Apocalypse Orchestra – The End is Nigh

The End Is Nigh Cover

With one leg stuck in medieval times and the other in modern metal, Apocalypse Orchestra have produced a genre that could be almost entirely their own. Combining the tone of the hurdy-gurdy (a traditional violin-like stringed instrument) and bagpipes with heavy guitars, they have brought together music that had been separated for more than 800 years.

Hailing from Gävle in Sweden, Apocalypse Orchestra was formed in 2013 by musical partners in crime, Mikael Lindstrom and Erik Larsson, and inspired by their love of folk music and slow metal, they decided to combine the two. With a foundation of original music and lyrics, they have incorporated melodies from as far back as the 11th century with the band’s goal being to “create a musical homage to a bygone musical era.”

With a live show that features theatrical performances, fire and projected animation, the band have become one of the most talked about acts currently on the Swedish circuit, and lyrical themes range from the everyday toils of man in the dark ages, to art, science and literature to views of other world existence.

Recorded throughout the latter half of 2016, The End is Nigh is the band’s debut album and was released on Despotz Records on 12th May 2017. The drums were tracked at Studio Overlook by William Blackmon (Gadget, Beardfish, Isole) while the rest of the album was recorded at Studio Bordun by the band themselves. The album was mixed by Per Nilsson of Scar Symmetry and Zierler at Studi Kabyss and focuses on tales of the plague, hell and the meaninglessness of war and suffering.

Bagpipes kick off the album with the first single, The Garden of Earthly Delights, after which the band then crash into Pyre, a song about witch trials, The Spanish Inquisition and wrongful accusations whereas Exhale thinks about mankind’s mortality and fear of death. The album’s crescendo, Here Be Monsters “gazes into the far distant, across the sea, and into the abyss.”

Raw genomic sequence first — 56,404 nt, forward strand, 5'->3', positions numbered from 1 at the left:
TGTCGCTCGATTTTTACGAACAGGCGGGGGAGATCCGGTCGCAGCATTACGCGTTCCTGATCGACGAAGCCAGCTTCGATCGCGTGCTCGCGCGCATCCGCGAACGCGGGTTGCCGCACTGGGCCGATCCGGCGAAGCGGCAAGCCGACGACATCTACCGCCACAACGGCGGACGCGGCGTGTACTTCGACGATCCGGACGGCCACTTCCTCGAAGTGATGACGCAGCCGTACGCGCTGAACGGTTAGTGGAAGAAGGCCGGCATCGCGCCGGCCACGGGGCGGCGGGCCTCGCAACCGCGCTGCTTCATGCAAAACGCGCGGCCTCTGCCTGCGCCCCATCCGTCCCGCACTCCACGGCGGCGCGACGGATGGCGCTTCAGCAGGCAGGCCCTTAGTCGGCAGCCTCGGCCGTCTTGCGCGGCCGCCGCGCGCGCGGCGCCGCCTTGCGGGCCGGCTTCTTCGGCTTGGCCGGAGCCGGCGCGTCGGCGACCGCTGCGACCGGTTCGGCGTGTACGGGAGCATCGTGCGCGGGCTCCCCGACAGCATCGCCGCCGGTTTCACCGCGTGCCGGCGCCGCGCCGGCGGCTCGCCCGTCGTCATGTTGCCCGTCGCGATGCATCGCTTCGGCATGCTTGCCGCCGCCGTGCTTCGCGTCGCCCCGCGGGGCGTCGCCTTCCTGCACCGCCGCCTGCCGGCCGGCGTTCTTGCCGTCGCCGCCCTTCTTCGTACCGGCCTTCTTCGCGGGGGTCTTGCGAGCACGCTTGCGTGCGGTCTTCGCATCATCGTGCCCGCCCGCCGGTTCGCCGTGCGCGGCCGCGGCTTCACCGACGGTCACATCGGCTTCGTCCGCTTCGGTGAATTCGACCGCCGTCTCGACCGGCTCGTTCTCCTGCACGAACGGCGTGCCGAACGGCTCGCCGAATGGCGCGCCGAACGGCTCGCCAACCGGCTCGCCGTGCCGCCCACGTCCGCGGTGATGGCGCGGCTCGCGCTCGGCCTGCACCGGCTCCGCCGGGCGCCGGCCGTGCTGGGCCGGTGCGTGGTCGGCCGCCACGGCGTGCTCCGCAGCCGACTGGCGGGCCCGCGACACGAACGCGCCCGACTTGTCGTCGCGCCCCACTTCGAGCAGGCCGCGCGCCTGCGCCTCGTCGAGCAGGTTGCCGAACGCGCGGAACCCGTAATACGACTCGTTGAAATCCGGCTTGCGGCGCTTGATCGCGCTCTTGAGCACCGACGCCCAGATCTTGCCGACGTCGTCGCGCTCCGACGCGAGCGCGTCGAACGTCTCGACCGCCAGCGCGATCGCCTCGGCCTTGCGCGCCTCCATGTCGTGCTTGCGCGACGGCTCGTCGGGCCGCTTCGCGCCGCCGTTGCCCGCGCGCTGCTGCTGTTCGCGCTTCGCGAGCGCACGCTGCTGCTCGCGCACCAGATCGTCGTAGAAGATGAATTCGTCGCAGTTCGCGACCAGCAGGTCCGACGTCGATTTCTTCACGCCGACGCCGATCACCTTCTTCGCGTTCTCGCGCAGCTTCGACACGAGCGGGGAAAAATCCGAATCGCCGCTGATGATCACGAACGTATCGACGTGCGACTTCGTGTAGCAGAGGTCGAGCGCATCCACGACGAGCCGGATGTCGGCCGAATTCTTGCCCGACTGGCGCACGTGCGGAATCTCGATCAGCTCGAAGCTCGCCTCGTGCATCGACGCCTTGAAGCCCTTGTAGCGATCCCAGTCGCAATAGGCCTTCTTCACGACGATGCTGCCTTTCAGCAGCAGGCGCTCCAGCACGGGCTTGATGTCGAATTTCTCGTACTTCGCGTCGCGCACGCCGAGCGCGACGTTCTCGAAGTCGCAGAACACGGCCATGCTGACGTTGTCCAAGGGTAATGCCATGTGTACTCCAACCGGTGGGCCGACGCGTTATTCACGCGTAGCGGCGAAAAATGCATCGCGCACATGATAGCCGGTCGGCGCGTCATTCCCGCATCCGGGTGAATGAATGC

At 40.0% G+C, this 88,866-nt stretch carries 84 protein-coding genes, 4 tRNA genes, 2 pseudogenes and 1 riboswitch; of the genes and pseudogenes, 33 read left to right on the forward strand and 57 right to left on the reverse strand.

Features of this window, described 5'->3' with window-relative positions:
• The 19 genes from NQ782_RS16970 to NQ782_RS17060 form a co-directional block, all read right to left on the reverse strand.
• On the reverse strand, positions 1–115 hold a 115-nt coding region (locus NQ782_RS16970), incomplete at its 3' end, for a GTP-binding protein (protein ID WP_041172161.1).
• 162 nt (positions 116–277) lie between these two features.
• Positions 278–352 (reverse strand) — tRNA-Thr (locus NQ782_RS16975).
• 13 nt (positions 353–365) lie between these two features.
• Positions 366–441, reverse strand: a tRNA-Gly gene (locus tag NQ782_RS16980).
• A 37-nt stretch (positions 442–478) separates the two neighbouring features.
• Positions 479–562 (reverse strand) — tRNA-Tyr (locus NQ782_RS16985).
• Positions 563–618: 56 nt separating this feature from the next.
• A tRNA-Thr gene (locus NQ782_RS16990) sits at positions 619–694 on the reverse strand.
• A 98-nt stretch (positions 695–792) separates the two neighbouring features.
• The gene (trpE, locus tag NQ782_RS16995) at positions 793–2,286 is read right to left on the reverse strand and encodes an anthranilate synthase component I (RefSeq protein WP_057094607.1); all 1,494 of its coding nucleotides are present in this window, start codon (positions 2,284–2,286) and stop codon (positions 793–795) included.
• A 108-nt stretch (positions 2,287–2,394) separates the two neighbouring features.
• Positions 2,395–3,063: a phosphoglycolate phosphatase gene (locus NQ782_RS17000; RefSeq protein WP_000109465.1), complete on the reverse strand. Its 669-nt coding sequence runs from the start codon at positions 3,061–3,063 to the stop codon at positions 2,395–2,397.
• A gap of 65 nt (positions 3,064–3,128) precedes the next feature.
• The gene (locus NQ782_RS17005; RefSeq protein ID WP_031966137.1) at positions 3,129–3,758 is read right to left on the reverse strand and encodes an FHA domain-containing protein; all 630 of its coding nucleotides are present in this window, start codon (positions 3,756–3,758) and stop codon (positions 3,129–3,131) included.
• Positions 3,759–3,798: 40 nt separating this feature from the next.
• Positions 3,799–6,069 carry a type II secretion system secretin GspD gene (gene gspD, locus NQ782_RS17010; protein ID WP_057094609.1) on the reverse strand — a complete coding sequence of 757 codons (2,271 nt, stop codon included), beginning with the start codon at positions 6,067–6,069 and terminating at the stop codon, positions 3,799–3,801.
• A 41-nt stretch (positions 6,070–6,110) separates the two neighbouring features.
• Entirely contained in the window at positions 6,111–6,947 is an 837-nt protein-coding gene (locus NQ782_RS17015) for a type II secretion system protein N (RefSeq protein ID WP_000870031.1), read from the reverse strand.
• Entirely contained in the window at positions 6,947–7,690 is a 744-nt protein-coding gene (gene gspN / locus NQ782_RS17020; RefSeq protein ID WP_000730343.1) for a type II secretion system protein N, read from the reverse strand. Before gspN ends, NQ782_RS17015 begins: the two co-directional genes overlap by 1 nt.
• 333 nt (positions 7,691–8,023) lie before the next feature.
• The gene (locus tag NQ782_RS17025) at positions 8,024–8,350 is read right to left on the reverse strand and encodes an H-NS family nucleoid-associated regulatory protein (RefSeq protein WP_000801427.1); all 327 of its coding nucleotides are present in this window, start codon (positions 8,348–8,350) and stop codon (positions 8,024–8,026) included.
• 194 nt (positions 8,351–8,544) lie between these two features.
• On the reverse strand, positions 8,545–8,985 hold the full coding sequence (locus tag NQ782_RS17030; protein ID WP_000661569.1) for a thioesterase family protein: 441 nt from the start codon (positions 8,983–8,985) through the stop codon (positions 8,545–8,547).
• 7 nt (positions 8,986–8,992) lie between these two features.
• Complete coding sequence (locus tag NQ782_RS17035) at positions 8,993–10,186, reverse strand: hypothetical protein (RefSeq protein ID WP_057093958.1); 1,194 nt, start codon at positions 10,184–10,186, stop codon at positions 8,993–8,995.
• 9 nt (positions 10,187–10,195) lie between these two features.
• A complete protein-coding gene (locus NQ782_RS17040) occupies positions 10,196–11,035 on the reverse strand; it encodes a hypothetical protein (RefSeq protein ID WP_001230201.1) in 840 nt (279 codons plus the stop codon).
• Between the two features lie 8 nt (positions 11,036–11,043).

Each track is above average in length, usually 7-8 minutes in length and the whole album is 59 minutes of epic folk and doom metal. Folk metal has always been a genre I had shied away from whereas I love the slow pace of doom, and this album perfectly combines the two. There is a progressiveness to their sound and this is seen in the excellent song writing and musicianship of each member of the band.

The vocals are clean and dark, almost chanting, and with the choral backing vocals, the whole album has a very melancholic mood and tone. It kind of reminds me of the 90’s band Enigma, if it has been “metalled” up somewhat.

This album is a re-working of a previous EP released in 2015, with the first four tracks being re-recordings, plus a further four new songs and as a debut I am thoroughly impressed.

This is a must have album for both doom lovers and folk fans alike and I, for one, can’t wait to see what the future holds for these guys!

1. The Garden of Earthly Delights
2. Pyre
3. Flagellants’ Song
4. Exhale
5. Theatre of War
6. The Great Mortality
7. To Embark
8. Here Be Monsters

Jonas Lindh – Guitars, mandola, backing vocals
Jimmy Mattsson – Bass, backing vocals
Andreas Skoglund – Drums and percussion, backing vocals
Mikael Lindström – Hurdy gurdy, bagpipes, rauschpfeife, backing vocals
Erik Larsson – Guitars, mandola, cittern, lead vocals

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Disclaimer: This review is solely the property of Dawn Smith, The Metal Asylum and Ever Metal. It is strictly forbidden to copy any part of this review, unless you have the strict permission of both parties. Failure to do adhere to this will be treated as plagiarism and will be reported to the relevant authorities

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